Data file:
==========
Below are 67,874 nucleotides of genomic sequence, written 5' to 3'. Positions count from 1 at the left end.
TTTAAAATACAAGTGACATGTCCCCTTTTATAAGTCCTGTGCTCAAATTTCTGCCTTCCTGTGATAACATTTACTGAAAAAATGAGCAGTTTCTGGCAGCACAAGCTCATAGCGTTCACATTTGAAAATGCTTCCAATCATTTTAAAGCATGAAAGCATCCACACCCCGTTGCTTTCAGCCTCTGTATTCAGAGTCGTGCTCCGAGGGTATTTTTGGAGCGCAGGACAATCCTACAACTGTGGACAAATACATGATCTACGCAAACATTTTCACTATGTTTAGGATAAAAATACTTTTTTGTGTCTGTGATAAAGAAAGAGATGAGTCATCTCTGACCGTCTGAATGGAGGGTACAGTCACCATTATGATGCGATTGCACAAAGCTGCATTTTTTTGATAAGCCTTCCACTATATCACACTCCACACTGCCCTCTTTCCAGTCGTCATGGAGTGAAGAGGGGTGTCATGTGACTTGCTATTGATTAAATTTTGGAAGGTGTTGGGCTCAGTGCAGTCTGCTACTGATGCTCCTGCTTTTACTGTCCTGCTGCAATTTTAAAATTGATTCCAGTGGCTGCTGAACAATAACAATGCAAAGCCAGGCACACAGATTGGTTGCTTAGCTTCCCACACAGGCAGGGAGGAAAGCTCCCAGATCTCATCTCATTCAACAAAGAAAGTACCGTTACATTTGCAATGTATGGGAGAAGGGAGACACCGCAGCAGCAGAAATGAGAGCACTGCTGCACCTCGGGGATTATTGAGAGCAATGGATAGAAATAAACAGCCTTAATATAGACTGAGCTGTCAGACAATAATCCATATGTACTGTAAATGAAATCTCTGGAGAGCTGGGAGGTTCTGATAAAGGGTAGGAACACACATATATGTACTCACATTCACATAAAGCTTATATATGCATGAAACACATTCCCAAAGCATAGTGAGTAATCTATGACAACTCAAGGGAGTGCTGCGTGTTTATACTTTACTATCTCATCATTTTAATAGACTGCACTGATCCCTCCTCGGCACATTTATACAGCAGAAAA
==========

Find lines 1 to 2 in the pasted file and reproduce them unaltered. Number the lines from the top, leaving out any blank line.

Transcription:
Below are 67,874 nucleotides of genomic sequence, written 5' to 3'. Positions count from 1 at the left end.
TTTAAAATACAAGTGACATGTCCCCTTTTATAAGTCCTGTGCTCAAATTTCTGCCTTCCTGTGATAACATTTACTGAAAAAATGAGCAGTTTCTGGCAGCACAAGCTCATAGCGTTCACATTTGAAAATGCTTCCAATCATTTTAAAGCATGAAAGCATCCACACCCCGTTGCTTTCAGCCTCTGTATTCAGAGTCGTGCTCCGAGGGTATTTTTGGAGCGCAGGACAATCCTACAACTGTGGACAAATACATGATCTACGCAAACATTTTCACTATGTTTAGGATAAAAATACTTTTTTGTGTCTGTGATAAAGAAAGAGATGAGTCATCTCTGACCGTCTGAATGGAGGGTACAGTCACCATTATGATGCGATTGCACAAAGCTGCATTTTTTTGATAAGCCTTCCACTATATCACACTCCACACTGCCCTCTTTCCAGTCGTCATGGAGTGAAGAGGGGTGTCATGTGACTTGCTATTGATTAAATTTTGGAAGGTGTTGGGCTCAGTGCAGTCTGCTACTGATGCTCCTGCTTTTACTGTCCTGCTGCAATTTTAAAATTGATTCCAGTGGCTGCTGAACAATAACAATGCAAAGCCAGGCACACAGATTGGTTGCTTAGCTTCCCACACAGGCAGGGAGGAAAGCTCCCAGATCTCATCTCATTCAACAAAGAAAGTACCGTTACATTTGCAATGTATGGGAGAAGGGAGACACCGCAGCAGCAGAAATGAGAGCACTGCTGCACCTCGGGGATTATTGAGAGCAATGGATAGAAATAAACAGCCTTAATATAGACTGAGCTGTCAGACAATAATCCATATGTACTGTAAATGAAATCTCTGGAGAGCTGGGAGGTTCTGATAAAGGGTAGGAACACACATATATGTACTCACATTCACATAAAGCTTATATATGCATGAAACACATTCCCAAAGCATAGTGAGTAATCTATGACAACTCAAGGGAGTGCTGCGTGTTTATACTTTACTATCTCATCATTTTAATAGACTGCACTGATCCCTCCTCGGCACATTTATACAGCAGAAAA